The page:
Some parish councillors say we have always done it this way (employed a lenghtsman) which is not only untrue, but is not a cogent reason for continuing. When a modern farmer wants to plough his field does he get a sharpened stake, tie a rope near the sharp end and drag the stake along the turf with his wife doing the steering because he has always done it that way? No. He uses a massive tractor and a six furrow reversible plough because it is quicker, easier and much more efficient. He moves with the times, and so should parish councils.

We should abandon all works to do with road maintenance and leave it to the county council. At the very least we should wait for a year or two and see how the scheme pans out in other parishes. From what I can gather from those with some experience of the new scheme, feelings are mixed.

RoadworkerRoadworker (2)

* See Hot Topic Number 3 on the Hot Topics page



“The most damaging phrase in the language is: ‘It’s always been done that way.’”

 Grace Hopper

I quote this because certain members of BGPC can often be heard saying “We’ve always done it that way”.

They should read the story of “The Famous Monkey Experiment”

Image result for images of the monkeys and the ladder




The Telegraph

Correspondence from the Daily Telegraph online 25Feb18

Simon Brown 25 Feb 2018 6:48AM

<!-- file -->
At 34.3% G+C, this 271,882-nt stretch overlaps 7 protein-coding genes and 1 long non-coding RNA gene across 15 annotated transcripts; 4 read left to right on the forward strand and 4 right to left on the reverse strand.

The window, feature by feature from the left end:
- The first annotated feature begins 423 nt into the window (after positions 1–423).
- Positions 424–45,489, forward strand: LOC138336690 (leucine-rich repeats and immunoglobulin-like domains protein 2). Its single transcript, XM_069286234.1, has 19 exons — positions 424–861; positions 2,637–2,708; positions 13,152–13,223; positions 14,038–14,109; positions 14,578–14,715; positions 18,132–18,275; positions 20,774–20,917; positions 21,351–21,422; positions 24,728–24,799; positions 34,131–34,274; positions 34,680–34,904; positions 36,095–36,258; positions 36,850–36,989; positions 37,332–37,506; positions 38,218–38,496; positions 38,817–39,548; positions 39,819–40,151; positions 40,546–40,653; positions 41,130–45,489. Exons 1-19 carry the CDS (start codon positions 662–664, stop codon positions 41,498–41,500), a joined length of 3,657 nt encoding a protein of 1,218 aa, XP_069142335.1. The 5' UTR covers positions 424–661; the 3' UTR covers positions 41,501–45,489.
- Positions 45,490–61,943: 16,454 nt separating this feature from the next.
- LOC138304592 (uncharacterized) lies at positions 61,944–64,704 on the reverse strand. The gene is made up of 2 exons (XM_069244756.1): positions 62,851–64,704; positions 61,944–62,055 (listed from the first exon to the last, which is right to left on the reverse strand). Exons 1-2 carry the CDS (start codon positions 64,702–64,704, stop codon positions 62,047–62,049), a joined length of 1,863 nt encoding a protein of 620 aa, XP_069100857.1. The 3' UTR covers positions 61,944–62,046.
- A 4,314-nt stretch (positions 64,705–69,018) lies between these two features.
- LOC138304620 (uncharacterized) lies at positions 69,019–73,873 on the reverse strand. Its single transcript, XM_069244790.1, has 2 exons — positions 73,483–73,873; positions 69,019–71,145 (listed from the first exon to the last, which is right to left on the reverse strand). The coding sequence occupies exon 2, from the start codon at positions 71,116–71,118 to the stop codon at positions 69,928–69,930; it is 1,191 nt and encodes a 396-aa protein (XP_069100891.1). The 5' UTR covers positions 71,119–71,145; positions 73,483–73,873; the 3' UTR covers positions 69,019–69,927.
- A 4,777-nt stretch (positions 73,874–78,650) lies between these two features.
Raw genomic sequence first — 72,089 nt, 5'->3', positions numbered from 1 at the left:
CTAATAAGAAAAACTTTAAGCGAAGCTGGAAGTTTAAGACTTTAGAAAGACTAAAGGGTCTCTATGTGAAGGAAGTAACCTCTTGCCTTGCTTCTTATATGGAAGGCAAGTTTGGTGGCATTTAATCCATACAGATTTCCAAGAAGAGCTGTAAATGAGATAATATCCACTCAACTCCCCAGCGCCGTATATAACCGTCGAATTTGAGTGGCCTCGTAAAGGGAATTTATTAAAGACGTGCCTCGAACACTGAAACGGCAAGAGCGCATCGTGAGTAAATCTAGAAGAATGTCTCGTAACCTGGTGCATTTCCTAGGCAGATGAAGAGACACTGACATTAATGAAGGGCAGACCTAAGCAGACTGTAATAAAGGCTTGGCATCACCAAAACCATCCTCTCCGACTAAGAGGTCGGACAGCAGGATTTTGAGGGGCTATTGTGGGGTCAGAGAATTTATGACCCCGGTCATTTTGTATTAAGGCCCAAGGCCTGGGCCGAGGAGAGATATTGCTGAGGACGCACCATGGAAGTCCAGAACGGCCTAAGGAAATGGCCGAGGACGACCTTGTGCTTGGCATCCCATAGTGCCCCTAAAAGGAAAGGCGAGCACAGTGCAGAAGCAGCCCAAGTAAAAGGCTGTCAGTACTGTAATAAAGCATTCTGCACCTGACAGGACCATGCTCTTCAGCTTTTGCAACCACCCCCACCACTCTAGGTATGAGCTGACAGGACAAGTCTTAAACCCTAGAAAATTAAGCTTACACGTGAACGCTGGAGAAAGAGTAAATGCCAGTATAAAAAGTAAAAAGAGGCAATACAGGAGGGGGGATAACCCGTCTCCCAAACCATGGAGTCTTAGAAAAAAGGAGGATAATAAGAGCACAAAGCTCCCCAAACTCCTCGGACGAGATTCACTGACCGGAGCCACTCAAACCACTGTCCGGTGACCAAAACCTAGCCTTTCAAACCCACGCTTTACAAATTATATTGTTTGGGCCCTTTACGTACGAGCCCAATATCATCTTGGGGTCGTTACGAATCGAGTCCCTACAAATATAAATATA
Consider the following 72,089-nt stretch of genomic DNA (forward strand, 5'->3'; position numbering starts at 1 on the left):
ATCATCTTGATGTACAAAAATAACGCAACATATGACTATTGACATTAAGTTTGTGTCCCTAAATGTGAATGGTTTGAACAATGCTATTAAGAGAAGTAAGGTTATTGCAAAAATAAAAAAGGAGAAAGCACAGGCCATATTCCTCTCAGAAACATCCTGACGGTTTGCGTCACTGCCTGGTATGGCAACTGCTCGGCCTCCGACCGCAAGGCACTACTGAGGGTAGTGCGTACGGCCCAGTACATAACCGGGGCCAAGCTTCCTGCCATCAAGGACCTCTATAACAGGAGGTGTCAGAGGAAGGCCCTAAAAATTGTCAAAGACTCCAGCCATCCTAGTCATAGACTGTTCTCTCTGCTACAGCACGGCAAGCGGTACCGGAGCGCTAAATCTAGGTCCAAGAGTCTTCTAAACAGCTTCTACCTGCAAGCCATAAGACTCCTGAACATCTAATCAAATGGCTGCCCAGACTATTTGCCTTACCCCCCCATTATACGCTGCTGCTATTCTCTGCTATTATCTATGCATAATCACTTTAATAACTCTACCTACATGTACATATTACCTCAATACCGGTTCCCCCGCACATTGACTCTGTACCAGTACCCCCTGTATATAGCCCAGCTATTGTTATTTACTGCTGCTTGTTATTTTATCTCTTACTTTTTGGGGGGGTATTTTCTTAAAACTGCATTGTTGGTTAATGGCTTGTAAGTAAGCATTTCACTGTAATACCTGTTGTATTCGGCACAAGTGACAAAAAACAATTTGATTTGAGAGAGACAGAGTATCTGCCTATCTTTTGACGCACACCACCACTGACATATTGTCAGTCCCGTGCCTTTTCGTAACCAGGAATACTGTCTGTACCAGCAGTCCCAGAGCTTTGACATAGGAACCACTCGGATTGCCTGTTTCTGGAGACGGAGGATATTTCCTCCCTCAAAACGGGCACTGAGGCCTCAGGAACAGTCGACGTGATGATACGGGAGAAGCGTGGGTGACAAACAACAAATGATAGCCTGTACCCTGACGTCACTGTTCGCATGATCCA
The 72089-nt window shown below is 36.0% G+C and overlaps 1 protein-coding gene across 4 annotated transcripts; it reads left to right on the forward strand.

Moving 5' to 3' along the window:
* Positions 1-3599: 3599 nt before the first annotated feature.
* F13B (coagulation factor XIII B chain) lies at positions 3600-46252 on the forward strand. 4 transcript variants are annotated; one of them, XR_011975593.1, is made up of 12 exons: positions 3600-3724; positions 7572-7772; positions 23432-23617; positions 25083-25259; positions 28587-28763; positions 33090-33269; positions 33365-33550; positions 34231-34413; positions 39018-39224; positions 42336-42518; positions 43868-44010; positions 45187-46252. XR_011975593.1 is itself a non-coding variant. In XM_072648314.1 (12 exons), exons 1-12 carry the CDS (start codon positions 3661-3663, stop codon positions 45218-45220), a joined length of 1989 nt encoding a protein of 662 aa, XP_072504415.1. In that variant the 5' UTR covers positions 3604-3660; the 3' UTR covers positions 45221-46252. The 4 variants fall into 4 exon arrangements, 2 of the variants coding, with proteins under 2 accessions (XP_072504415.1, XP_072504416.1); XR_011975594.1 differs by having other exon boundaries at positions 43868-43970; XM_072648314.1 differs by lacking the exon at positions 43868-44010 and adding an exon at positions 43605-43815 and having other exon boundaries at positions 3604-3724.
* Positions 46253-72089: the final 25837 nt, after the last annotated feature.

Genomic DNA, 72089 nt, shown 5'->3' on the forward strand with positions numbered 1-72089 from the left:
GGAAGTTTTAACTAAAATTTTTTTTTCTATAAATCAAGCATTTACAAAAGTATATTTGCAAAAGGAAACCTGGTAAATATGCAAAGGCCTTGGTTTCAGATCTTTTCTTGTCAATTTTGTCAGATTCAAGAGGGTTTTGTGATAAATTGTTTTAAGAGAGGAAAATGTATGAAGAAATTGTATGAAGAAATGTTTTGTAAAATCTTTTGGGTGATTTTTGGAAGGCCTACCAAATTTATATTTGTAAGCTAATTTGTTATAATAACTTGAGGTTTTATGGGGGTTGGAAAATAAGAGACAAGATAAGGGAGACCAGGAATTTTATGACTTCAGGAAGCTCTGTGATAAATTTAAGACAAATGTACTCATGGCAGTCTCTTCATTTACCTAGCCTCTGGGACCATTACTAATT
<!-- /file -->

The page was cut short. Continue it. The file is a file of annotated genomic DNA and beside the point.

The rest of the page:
Alan J Ford is living in a fools paradise if he thinks Neighbourhood Development Plans carry any weight. They do not, and anyway they must conform with the LPA’s plan so what can they really do that is not already being done? Housing targets have been imposed on my parish by the LPA so no control over growth there. We did not have a referendum before the NDP was developed, despite my complaint. We await the final referendum, after four years of half baked consultation by a biased steering group. The next door parish has taken the sensible approach that these plans are divisive and should not be pursued. NDPs never were more than a sop to gullible enthusiasts of Localism which has itself turned out to be an expensive irrelevance.

Reply from Jane Rees25 Feb 2018 8:41AM

Localism is indeed a sop and an expensive irrelevance, Simon Brown.

A local farmer and land owner in our village arranged with a particularly aggressive planning consultant to apply for permission to build housing on one of his fields. The development will mean that our historic yet diversely housed village will increase by about 10% in size and the village will coalesce with another hamlet apart from a laughably small ransom strip between.